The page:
At Aravind Eye Care System in India, we have trained 6500 high school graduates over the last 35 years to work as ophthalmic assistants. We call our core workforce of ophthalmic assistants mid-level ophthalmic paramedics (MLOPs). They are also known as Allied Ophthalmic Personnel (AOP). As we marked International Nurses Day last week, I am reminded of a conversation I had with an American visitor to Aravind on “Millennials’” (aged 18-22 years) motivations towards full-time employment. A 2014 article in the Forbes magazine sums it up nicely: “Millennials Work for Purpose Not Paycheck”. I am not surprised that these young people are interested in a calling instead of just a career. Certainly that has been a large part of why young women aged 17-19 years have chosen to work for us.
At Aravind, we serve thousands of patients per year providing services for all ophthalmic ailments ranging from cataracts to life-threatening cancers. The interventions that we perform would not be possible without the work ethic of hundreds of secondary school graduates: young women who leave their rural homes to work and live on our urban eye hospital campuses as ophthalmic assistants. These “sisters” make up 80% of our workforce and are the backbone of our organisation.
As the director of the Mid-level ophthalmic paramedic (MLOP) programme, every year, I interview hundreds of young women in June. These high school graduates have finished 10 years of government-mandated schooling and two additional years of secondary school. Out of approximately 2000 applications, 900 are selected and trained for two years to become ophthalmic assistants. This training involves eighteen months of curricula developed internally, and six months of practicum in a department at one of our tertiary hospitals. This culminates in an award ceremony with a certificate from the Aravind Eye Care System. Additionally, we reserve 160 spots for the brightest students with the best English language skills to spend extra time studying; these students receive a diploma from MGR University (we absorb this expense). All of our trainees receive a small stipend, and later have the opportunity to enter full-time employment in one of our hospitals.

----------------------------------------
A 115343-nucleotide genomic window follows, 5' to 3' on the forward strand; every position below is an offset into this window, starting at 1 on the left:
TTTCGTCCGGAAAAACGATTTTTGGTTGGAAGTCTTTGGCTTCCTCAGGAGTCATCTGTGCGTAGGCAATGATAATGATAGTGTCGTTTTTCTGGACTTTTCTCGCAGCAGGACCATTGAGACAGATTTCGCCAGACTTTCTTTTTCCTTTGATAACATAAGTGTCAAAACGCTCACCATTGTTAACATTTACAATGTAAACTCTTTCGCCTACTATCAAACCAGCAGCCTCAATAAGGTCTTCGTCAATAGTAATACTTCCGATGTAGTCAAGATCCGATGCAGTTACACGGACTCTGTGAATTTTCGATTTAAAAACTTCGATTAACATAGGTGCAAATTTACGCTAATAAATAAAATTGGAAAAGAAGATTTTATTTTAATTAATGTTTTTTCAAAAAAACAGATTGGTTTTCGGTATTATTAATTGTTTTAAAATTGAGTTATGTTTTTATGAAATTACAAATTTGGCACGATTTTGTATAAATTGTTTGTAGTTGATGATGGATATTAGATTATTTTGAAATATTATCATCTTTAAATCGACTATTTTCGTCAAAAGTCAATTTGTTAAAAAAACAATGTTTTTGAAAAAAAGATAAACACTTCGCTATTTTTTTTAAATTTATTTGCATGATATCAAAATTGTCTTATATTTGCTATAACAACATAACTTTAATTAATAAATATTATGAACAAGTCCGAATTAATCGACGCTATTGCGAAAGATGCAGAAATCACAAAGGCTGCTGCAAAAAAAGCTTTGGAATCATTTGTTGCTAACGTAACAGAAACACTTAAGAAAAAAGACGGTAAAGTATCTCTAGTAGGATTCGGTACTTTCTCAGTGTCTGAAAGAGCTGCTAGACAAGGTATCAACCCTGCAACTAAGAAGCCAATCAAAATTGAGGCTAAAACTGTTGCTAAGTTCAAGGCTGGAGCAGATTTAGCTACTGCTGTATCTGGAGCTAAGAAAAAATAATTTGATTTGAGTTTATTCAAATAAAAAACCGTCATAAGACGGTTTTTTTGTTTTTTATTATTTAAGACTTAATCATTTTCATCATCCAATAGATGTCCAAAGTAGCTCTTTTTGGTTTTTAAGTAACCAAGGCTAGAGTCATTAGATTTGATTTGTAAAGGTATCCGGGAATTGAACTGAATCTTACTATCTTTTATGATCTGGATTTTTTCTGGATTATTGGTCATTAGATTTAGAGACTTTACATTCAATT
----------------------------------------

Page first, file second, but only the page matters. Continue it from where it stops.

After their vocational training, these young women take on a variety of work roles throughout Aravind (e.g., records maintenance, patient counseling, refraction, operation theater, instrument maintenance, housekeeping, catering, etc.). They are drawn to this work for at least two reasons: the opportunity for full-time employment (at salaries typically higher than other secondary school graduates earn in southern India), and, the opportunity to serve a greater mission.
Again this summer, high school graduates will choose to join a community that privileges honesty, hard work, humility, and compassion for others. Frequently, these young women find the mission of our organisation exciting. They have learned about this community from the application brochure: the important work that they can do, the safety it provides, availability of full-time employment, and the likelihood of advancement with regular increases in pay level.
Photo courtesy: Mr. Jacques Vekermans, Aravind Eye Care System.
Other stories in our International Nurses Day blog series:
Developing Competent Allied Ophthalmic Personnel
Celebrating International Nurses Day
Ophthalmic Nursing: Importance and Challenges